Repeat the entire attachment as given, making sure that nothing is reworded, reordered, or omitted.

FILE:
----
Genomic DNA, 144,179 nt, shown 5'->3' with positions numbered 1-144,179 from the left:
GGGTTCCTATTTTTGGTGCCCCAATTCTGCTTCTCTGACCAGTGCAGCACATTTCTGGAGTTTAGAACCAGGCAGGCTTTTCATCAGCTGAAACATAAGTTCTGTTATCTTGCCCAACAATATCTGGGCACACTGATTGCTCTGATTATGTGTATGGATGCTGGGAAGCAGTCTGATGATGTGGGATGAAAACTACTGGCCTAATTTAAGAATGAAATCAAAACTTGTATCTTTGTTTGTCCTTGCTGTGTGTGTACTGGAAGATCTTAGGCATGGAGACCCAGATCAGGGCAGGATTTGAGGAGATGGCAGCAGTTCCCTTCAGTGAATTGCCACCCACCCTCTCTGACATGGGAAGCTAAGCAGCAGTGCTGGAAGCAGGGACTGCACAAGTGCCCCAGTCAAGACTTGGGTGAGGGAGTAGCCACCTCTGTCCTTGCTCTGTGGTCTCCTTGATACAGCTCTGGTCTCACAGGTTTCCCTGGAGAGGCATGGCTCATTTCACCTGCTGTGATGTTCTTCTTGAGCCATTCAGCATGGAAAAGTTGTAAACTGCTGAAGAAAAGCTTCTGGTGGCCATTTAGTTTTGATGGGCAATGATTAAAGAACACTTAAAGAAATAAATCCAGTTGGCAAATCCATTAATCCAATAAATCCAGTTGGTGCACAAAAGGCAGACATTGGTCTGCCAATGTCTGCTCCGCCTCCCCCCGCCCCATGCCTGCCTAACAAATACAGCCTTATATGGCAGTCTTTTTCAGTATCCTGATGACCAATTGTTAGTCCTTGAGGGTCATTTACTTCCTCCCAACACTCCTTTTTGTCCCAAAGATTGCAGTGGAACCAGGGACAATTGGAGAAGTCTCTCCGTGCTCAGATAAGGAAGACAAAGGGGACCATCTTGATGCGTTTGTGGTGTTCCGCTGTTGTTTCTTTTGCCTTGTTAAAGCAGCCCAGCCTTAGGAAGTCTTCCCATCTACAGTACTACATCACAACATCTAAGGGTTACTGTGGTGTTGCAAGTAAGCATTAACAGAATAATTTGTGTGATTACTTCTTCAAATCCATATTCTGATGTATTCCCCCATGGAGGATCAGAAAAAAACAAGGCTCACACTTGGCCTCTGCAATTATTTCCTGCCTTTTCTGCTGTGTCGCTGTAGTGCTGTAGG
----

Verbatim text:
Genomic DNA, 144,179 nt, shown 5'->3' with positions numbered 1-144,179 from the left:
GGGTTCCTATTTTTGGTGCCCCAATTCTGCTTCTCTGACCAGTGCAGCACATTTCTGGAGTTTAGAACCAGGCAGGCTTTTCATCAGCTGAAACATAAGTTCTGTTATCTTGCCCAACAATATCTGGGCACACTGATTGCTCTGATTATGTGTATGGATGCTGGGAAGCAGTCTGATGATGTGGGATGAAAACTACTGGCCTAATTTAAGAATGAAATCAAAACTTGTATCTTTGTTTGTCCTTGCTGTGTGTGTACTGGAAGATCTTAGGCATGGAGACCCAGATCAGGGCAGGATTTGAGGAGATGGCAGCAGTTCCCTTCAGTGAATTGCCACCCACCCTCTCTGACATGGGAAGCTAAGCAGCAGTGCTGGAAGCAGGGACTGCACAAGTGCCCCAGTCAAGACTTGGGTGAGGGAGTAGCCACCTCTGTCCTTGCTCTGTGGTCTCCTTGATACAGCTCTGGTCTCACAGGTTTCCCTGGAGAGGCATGGCTCATTTCACCTGCTGTGATGTTCTTCTTGAGCCATTCAGCATGGAAAAGTTGTAAACTGCTGAAGAAAAGCTTCTGGTGGCCATTTAGTTTTGATGGGCAATGATTAAAGAACACTTAAAGAAATAAATCCAGTTGGCAAATCCATTAATCCAATAAATCCAGTTGGTGCACAAAAGGCAGACATTGGTCTGCCAATGTCTGCTCCGCCTCCCCCCGCCCCATGCCTGCCTAACAAATACAGCCTTATATGGCAGTCTTTTTCAGTATCCTGATGACCAATTGTTAGTCCTTGAGGGTCATTTACTTCCTCCCAACACTCCTTTTTGTCCCAAAGATTGCAGTGGAACCAGGGACAATTGGAGAAGTCTCTCCGTGCTCAGATAAGGAAGACAAAGGGGACCATCTTGATGCGTTTGTGGTGTTCCGCTGTTGTTTCTTTTGCCTTGTTAAAGCAGCCCAGCCTTAGGAAGTCTTCCCATCTACAGTACTACATCACAACATCTAAGGGTTACTGTGGTGTTGCAAGTAAGCATTAACAGAATAATTTGTGTGATTACTTCTTCAAATCCATATTCTGATGTATTCCCCCATGGAGGATCAGAAAAAAACAAGGCTCACACTTGGCCTCTGCAATTATTTCCTGCCTTTTCTGCTGTGTCGCTGTAGTGCTGTAGG